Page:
Always be prepared for anything. 

If there is ever a time I wish it would all go away it’s when I’m in the back of an ambulance accompanying my son to the hospital. A trip made on more than one occasion. 

When you’re comfortable in a hospital you have spent too much time in a hospital. 

I joke that I need an overnight bag with me at all times. Twice now we have ended up at Nationwide for and extended stay with nothing but the clothes on our backs. Plenty of offers from friends to provide the necessities but never a desire to be a bother. 

Anyway, back to Braxton’s trip down south.

A couple weeks ago Braxton had an early morning seizure. It was a very long ten minutes. The Versed didn’t kick in right away. 

We didn’t call the ambulance right away. We are used to seizures so I thought it was going to be his usual process of seizure followed by a few hours of sleep. 

I texted my boss to let her know I wasn’t going to be in and called neurology to let them know about his seizure. Last visit they asked for a video so I had a video ready to send. 

He hadn’t been breathing right since the seizure. I let the nurse know. I also mentioned that he was pale and I believed he was still having small seizures. She advised I should take him to the ER to have him checked out. 

By that time Allen was at work and I was on my own with him. I gave my mom a call to see if she could tag along and got Braxton ready to go while I waited for her to hear back from her boss. I hadn’t heard back by the time we were ready to go so I drove on over to her house. 

I pulled up and Braxton started yelling. A sound I had never heard before. I jumped out of the car and opened his door so that I could see him. His face was red and looked so scared. 

At that moment I knew I needed to call for help. I dialed 911 and let them know I needed an ambulance. They arrived, got us set, and off we went. 

I called my husband on the way and let him know how the morning went after he left for work. His first thought was to ask if he should stop at home for some things. I told him we would be fine. I would later regret that. 

When arriving at the ER a town over I had to explain Braxton to the nurses and doctor. Of course nobody knew a thing about him. The doctor immediately decided he needed to be transported to Nationwide. 

Off we went! Another very painful scary ride.

We arrived at Nationwide and were taken into a general exam room. The nurse looked him over and took his vitals. He still wasn’t breathing well so he was given oxygen just as he received it in Galion.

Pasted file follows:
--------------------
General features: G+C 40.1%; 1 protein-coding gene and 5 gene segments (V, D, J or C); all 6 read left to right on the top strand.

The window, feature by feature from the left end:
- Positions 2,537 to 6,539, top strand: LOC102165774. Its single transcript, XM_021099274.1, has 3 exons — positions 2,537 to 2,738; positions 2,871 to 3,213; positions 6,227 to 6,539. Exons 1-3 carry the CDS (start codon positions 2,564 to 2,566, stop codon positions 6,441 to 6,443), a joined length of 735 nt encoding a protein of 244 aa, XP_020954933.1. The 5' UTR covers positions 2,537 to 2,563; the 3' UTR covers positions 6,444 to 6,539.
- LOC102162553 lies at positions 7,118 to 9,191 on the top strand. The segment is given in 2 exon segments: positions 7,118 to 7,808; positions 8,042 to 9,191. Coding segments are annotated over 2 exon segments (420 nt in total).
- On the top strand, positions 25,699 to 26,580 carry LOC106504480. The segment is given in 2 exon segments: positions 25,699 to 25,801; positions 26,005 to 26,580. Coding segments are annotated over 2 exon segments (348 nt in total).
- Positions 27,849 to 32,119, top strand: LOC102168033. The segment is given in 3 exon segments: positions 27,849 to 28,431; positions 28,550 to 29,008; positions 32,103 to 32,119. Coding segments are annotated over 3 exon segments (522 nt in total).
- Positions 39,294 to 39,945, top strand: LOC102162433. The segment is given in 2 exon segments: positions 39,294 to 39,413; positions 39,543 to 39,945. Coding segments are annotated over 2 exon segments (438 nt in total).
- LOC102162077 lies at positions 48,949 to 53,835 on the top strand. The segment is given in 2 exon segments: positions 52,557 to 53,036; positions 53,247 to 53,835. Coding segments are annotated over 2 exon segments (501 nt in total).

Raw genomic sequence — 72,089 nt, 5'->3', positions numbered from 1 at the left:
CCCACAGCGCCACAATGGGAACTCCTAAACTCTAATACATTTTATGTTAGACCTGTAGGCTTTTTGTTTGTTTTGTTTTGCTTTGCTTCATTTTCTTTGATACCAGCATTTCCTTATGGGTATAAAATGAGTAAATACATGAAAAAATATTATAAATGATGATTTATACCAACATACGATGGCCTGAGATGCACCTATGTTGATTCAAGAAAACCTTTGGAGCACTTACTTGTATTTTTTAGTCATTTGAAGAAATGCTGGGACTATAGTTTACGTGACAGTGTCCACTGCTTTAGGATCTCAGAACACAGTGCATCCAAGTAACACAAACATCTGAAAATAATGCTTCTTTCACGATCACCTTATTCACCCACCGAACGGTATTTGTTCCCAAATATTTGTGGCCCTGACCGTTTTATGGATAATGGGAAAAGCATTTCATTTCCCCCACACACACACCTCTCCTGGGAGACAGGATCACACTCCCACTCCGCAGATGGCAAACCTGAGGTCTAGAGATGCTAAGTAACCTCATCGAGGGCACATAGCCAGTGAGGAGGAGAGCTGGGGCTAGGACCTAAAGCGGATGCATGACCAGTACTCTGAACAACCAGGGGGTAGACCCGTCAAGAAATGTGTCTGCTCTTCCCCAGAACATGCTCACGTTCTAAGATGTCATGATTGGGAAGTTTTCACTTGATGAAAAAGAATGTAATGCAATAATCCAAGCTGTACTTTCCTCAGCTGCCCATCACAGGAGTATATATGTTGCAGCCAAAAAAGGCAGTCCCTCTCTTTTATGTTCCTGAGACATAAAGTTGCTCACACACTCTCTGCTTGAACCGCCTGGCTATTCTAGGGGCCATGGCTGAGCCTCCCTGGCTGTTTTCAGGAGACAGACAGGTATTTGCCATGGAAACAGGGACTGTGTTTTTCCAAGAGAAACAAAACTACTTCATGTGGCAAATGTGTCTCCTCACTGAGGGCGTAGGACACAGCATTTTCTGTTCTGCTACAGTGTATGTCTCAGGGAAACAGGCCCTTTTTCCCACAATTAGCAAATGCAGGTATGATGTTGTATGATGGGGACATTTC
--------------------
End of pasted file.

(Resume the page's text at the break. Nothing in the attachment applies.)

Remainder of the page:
When the nurse walked out things started to get scary. He had stopped breathing. It was brief but very concerning. 

My husband grabbed a nurse. When they walked into the room he stopped breathing yet again. Because of that we were moved to the intensive care side of the er where he could be closely monitored. 

His heard rate and oxygen levels were very low and nobody seemed to know why. 

For the next few hours we watched as he continued to have seizures. When I was finally able to catch the “event” on video things started moving with getting us admitted. 

We were taken to the neurology floor at 11:00 pm. They felt he was stable enough. 

They ran tests all night long. From an MRI to a spinal tap to being poked in every spot possible to draw blood. Checking for any and all infections and viruses. 

He was started on a broad spectrum antibiotic to fight anything rather than waiting for the results to come back. 

He was hooked up to the EEG at four in the morning after starting the process at two. As soon as it was turned on they caught two seizures. All night long they continued. 10-15 every hour. 

They started him on phenobarbital which caused more problems. That morning they decided to sent him to the PICU until he stabilized. 

He would sleep for the next three days. Between the medications and seizures his body could not function. 

Sunday afternoon we finally started to see our Braxton start to shine through. 

He was seizure free for 24 hours so the leads were removed and we were sent back up to neurology. 

He was started on yet another new medicatIon. 

Monday morning we were told we would be going home once they were sure he could keep his food down. They wer still unsure as to what had cause his extreme episode but were medicating him enough to ensure he would be ok at home.

This was one of the scariest events he has ever had. 

For over a week he didn’t smile or laugh. For over two weeks he didn’t use his arms or play with his hands. 

I didn’t know if my boy was gone or if he would ever come back from so many seizures. 

Never take for granted the little things. Every new day is a miracle. 

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